Every change in corporate leadership brings a wave of change. New initiatives, new goals, and new ways of thinking. One change that stood out to me recently came from Jim Hackett, taking the wheel of Ford Motor Company from former CEO Mark Fields. As part of his first 100-day plan, Hackett instituted a “shot clock” on lingering decisions to ensure the automaker sees progress in key areas.
Like the rest of the automobile industry, Ford is facing three transformations at once: autonomous vehicles, electric vehicles, and – possibly more troublesome – the decline in car ownership (and therefore vehicle financing). Hackett’s predecessor seemed, at times, indecisive in those areas. With massive change and opportunity on the horizon, Hackett needs his company to show it can keep up with an industry on the edge of disruption.
For Ford, and many enterprises, the question remains: do deadlines push innovators to make better decisions?
Overcoming Your Risk Tolerance
Enterprises aren’t built to make decisions quickly. As an organization grows, it inherently places bureaucracy and red tape around its core business to protect the practices that got it there. New, riskier ideas are often killed outright or, as at Ford, left wandering aimlessly from whiteboard to whiteboard. For a CEO like Hackett, who aligns closer to Silicon Valley than Detroit, that aimlessness in decision-making must be frustrating when taking the reins of a slow-moving company.
Generally speaking, making decisions for the sole purpose of making a decision will lead to bad decisions or missed opportunities. Given the challenges of its industries, Ford probably needs to move faster than most companies. To be successful, Hackett needs to match a decision-making framework with a cultural shift that provides clear ownership of risky choices and a process focused on moving forward instead of navigating red tape.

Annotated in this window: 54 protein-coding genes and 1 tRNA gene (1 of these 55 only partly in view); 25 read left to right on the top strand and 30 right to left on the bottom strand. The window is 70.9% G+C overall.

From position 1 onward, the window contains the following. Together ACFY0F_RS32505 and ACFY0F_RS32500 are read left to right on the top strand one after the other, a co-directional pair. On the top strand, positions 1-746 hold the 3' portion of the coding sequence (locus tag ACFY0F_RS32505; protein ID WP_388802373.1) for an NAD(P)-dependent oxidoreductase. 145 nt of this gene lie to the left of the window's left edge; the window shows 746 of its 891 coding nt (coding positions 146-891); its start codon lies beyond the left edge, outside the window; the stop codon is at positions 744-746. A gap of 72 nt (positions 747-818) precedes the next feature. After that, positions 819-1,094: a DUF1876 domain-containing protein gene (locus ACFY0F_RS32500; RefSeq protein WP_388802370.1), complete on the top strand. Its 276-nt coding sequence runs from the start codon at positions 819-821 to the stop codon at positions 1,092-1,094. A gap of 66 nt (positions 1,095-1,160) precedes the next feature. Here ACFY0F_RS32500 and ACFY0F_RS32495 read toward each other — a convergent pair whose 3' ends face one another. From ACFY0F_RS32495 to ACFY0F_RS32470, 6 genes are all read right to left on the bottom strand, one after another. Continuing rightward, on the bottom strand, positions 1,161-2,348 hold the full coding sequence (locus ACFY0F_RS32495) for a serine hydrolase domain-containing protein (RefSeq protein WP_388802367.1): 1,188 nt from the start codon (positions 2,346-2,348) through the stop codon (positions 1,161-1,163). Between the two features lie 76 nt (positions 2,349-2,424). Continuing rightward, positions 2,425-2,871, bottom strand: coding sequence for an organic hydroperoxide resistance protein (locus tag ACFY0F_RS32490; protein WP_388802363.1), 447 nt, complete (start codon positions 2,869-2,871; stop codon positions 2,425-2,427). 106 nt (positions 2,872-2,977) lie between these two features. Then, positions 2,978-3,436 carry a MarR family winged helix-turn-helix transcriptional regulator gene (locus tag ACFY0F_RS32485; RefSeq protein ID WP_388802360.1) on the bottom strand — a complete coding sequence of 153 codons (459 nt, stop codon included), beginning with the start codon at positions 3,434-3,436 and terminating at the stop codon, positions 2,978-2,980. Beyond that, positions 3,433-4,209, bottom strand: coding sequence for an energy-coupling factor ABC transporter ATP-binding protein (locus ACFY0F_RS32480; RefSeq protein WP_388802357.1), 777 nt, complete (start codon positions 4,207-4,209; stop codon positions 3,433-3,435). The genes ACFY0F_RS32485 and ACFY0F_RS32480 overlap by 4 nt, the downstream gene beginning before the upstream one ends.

Forward motion is important, but innovators need a target. As we learned from our panel of manufacturing innovators, companies win on customer experience, not by chasing new technology. While a shot clock could push Ford employees to quickly make decisions without external input, Jim Hackett has a secret weapon to drive culture in the right direction.
Increasing Pace with The Right Way
What sets Hackett’s plan apart from an arbitrary innovation timer is his deep foundation in design thinking. Design thinking gives a coherent, repeatable to find answers faster; it’s important to say answers here, and not solutions, because design thinking doesn’t necessarily bring you to a destination. It forces you into action, much like a shot clock. Hackett, a long-time collaborator with IDEO, bases his shot-clock vision in design thinking, a process which has served him well at Ford.
Google Ventures often says its design sprint framework allows teams to fast-forward to the future, to see the outcome – good or bad – of an idea without wasting months of effort in theory or whiteboarding. Take five days, build something and put it in front of real customers to quickly validate or kill an idea. In the enterprise, everyone knows ideas and teams will occasionally fail. Design thinking forces teams into a customer-centric mentality, ensuring that any success or failure delivers meaningful insight.
The difference between a forced decision-making process and a design thinking approach is a deadline with guaranteed knowledge when the clock expires. However,
Revisiting Old Ideas
Any team can kill an idea without truly testing its viability; middle managers and compliance officers in most enterprises excel at it. It takes a better team to kill an idea for the right reasons or, better yet, prove an unproven idea has legs. The trouble with putting innovation on a timer is that, in many cases, an idea that failed early in the game may be a slam dunk in the fourth quarter.
As technology and consumer taste changes, an idea that failed the viability or feasibility tests a few years ago might be primed for the marketplace. Killing innovative ideas due to an arbitrary timeline can mean that products that merely needed some more time to bake are never revisited because they failed early. Innovators who can maintain a customer focus throughout the lifecycle of an idea will know when to revisit or recycle ideas that failed in the past. When the conditions are right, organizations need to encourage innovators to occasionally take the same shot they missed earlier.
Innovators need speed and a framework for repeatable, rapid decision-making. But it’s important for innovators and executives to remember that speed for speed’s sake rarely leads to good decisions. It must be paired with a focus on challenges facing the core business and friction facing your customers.